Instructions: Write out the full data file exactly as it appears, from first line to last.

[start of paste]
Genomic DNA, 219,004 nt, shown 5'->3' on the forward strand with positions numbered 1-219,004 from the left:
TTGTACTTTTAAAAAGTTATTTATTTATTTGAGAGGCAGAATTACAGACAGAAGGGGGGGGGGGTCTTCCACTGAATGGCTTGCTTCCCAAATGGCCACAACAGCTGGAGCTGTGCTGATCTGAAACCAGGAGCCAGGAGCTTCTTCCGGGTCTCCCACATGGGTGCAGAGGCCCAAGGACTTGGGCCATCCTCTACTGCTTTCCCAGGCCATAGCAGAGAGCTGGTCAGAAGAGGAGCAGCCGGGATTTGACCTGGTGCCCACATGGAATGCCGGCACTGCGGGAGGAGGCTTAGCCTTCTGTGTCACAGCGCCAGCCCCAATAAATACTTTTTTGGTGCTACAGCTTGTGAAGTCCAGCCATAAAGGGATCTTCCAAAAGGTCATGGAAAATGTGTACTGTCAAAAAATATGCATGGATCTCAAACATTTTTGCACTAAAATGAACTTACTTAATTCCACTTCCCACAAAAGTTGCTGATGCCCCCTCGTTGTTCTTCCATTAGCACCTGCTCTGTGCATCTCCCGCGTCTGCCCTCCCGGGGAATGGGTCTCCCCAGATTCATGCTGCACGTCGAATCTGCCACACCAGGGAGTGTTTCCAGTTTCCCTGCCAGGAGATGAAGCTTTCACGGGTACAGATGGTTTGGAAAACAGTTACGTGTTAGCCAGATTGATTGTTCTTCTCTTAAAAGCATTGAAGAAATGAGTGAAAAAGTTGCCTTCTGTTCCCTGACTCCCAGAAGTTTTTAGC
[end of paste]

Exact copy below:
Genomic DNA, 219,004 nt, shown 5'->3' on the forward strand with positions numbered 1-219,004 from the left:
TTGTACTTTTAAAAAGTTATTTATTTATTTGAGAGGCAGAATTACAGACAGAAGGGGGGGGGGGTCTTCCACTGAATGGCTTGCTTCCCAAATGGCCACAACAGCTGGAGCTGTGCTGATCTGAAACCAGGAGCCAGGAGCTTCTTCCGGGTCTCCCACATGGGTGCAGAGGCCCAAGGACTTGGGCCATCCTCTACTGCTTTCCCAGGCCATAGCAGAGAGCTGGTCAGAAGAGGAGCAGCCGGGATTTGACCTGGTGCCCACATGGAATGCCGGCACTGCGGGAGGAGGCTTAGCCTTCTGTGTCACAGCGCCAGCCCCAATAAATACTTTTTTGGTGCTACAGCTTGTGAAGTCCAGCCATAAAGGGATCTTCCAAAAGGTCATGGAAAATGTGTACTGTCAAAAAATATGCATGGATCTCAAACATTTTTGCACTAAAATGAACTTACTTAATTCCACTTCCCACAAAAGTTGCTGATGCCCCCTCGTTGTTCTTCCATTAGCACCTGCTCTGTGCATCTCCCGCGTCTGCCCTCCCGGGGAATGGGTCTCCCCAGATTCATGCTGCACGTCGAATCTGCCACACCAGGGAGTGTTTCCAGTTTCCCTGCCAGGAGATGAAGCTTTCACGGGTACAGATGGTTTGGAAAACAGTTACGTGTTAGCCAGATTGATTGTTCTTCTCTTAAAAGCATTGAAGAAATGAGTGAAAAAGTTGCCTTCTGTTCCCTGACTCCCAGAAGTTTTTAGC